Some Mixing and Sound Design Tips


I originally posted this in response to a question about how I got some sounds in my latest track ‘Rendevouz in Paris’.

Some people said that I should post my longwinded response in tips and tricks so perhaps someone else can find something useful in it, so here it is!

[u]The Post[/u]

I hate it when you ask producers how they do their stuff and they just shoot you back something general like 'use your ears', or 'be creative'. Needless to say, get some popcorn cause this might be a long read...


Pretty much everything has the Ableton saturator on it(surprisingly good actually!), used in smallish amounts 10 - 30 % wet, soft clip analog mode 6 - 14 db drive w/e feels right. Pianos and bells are both from nexus (bit of saturation on them too), flutey sound I sampled from some FX then made it into a riff, everything else is Sylenth1.

Bass Bus and loop bus (minus the kick) both have a psp vintage warmer on them (you could substitute this for saturator / limiter and probably get somewhat close). I've found the trick here is gradual, staggered compression, for instance on the bass.

Bassline 1: EQ to Cut Lows -> Normal compressor w/ medium fast attack, and fast release ( 3 - 5 db gain reduction to shape the sound) -> mild saturator use -> EQ to boost lows and highs (AFTER compression, and remember saturation is doing compression too)

Bassline2 (Sub Bass): Sine wav with Probably just a compressor, maybe some eq after, this can be pretty dry. I only do this if I run out of oscillators in sylenth, otherwise its just a sine wav and octave down with retrig.

Bassline3 (High Bass): Same as Bassline1 probably, probably less EQing in the lows obviously

--> All 3 basslines to the bass bus, slap a PSP vintage warmer on it and do some limiting to bring up all the levels (I use 100% wet here, but you could do this in parallel I guess)


These are 'Plucks1' in my instrument rack, and they are so usable I haven't had to make a Plucks2 yet. This is that big chord sound you here at the start of the break at 1:30 and other places through the track. Heres how I did them:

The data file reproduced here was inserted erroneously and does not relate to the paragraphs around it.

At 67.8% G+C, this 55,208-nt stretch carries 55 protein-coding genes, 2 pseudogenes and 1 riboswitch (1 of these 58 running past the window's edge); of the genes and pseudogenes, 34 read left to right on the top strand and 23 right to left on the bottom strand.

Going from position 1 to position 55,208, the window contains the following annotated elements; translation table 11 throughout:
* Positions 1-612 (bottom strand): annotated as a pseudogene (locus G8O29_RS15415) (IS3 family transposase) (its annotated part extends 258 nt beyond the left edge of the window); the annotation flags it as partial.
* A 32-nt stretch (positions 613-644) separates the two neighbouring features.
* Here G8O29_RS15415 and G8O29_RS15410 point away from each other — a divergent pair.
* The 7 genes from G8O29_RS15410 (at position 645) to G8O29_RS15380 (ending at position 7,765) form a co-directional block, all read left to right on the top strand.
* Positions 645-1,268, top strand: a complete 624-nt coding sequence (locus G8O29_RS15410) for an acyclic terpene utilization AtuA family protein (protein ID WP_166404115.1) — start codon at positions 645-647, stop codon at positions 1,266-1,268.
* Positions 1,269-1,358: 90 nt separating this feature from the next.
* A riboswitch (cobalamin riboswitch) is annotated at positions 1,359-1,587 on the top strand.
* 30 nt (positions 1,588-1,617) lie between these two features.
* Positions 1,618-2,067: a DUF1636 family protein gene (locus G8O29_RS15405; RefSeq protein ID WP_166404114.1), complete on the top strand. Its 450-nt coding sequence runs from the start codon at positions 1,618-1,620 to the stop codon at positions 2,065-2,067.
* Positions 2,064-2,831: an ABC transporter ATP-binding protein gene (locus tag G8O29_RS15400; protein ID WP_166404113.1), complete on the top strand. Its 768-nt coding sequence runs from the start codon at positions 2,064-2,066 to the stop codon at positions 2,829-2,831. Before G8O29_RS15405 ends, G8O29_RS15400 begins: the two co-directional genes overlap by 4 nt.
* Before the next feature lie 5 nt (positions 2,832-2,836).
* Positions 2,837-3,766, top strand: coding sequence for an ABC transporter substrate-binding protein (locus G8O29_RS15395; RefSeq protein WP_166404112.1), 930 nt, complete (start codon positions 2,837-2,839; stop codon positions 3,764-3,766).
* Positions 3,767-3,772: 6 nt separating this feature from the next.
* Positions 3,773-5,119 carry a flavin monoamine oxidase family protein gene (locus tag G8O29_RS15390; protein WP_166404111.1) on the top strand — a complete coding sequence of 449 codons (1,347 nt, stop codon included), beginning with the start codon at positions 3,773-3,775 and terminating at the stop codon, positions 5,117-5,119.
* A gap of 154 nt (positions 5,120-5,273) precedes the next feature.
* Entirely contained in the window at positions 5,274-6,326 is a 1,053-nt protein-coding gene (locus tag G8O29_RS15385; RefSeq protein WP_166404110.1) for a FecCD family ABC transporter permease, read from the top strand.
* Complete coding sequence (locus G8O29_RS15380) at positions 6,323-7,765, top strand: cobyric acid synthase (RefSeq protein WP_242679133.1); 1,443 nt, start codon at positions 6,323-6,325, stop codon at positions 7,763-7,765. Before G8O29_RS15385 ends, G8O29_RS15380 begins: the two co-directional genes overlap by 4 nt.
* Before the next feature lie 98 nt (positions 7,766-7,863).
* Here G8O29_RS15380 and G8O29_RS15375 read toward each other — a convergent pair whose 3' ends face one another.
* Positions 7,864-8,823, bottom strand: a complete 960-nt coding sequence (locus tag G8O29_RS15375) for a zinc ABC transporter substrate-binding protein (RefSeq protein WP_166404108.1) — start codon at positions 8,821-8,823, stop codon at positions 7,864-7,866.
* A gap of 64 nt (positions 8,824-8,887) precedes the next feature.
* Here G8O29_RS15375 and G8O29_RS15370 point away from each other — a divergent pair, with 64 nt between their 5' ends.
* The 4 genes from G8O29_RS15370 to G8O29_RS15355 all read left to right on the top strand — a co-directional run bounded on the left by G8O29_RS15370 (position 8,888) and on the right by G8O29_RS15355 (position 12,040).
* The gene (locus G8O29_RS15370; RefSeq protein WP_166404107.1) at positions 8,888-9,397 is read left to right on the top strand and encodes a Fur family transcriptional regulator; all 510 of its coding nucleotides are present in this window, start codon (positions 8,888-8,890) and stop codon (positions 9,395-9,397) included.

Load up sylenth1, load up factory bank 3 and the patch SA KEY Crushed Plucks, this will give us a good starting point.

Take off the reverb and delays and compressor (gonna do those ourselves), and turn the bit crush distortion down to like 10 - 15%. Turn down the resonance and / or keytracking to taste. Find the oscillator that only has 1 voice and change it from a saw to noise, with retrig off and a volume of about .8 - 1.5 depending on how you want them. Put the filter envelope release to full. Set the Polyphony higher than '3' if you plan to play more notes.

Group Sylenth so you get it in an instrument rack and add a low cut to taste (usually 150hz for me), a compressor with a 15ms attack and 50 - 100 ms release set to about 2db reduction when the chords filter is low -> A saturator ( the more extreme end of the settings listed at the top ), and then an eq boost to brighten things up a bit ( 2 - 3 db around 8k 1Q in my case ).

Now the important part, Map the main cutoff, both vol envelope decays and the filter Decay to nob1, and call this 'Fat' (for lack of a better name). Mess around with the map range until you find a range that works (I did 30% - 100% ish decays, 23% - 53% cutoff).

Map nob2 to the filter attack, I named this 'Soft', and I used a range of about 0 - 36%.

Throw the whole thing to some nice reverb on a send and we're done (Phew!).

Now you can load these plucks up and use the Soft nob to find the character you want for your track, 0% give you true, bitey plucks, As you turn up the soft you get this nice lush brassy sound (sort of reminiscent of 80's synths). For this track I think I used a soft of about 24 ( on the nob ).

Then throughout the track automate the fat nob, when you crank it up it will slam the giant sound into the compressor and the saturator which will give it a really nice fat 'buzz' while compressing it a bit so it isn't too loud (my compressor usually hits 5 - 8 db reduction when I crank it depending on the 'soft').

Sorry for the long post but hopefully you found something useful!


Hi Kevin thanks for the tips! Loving the tracks!

A really generous and detailed post. Thanks!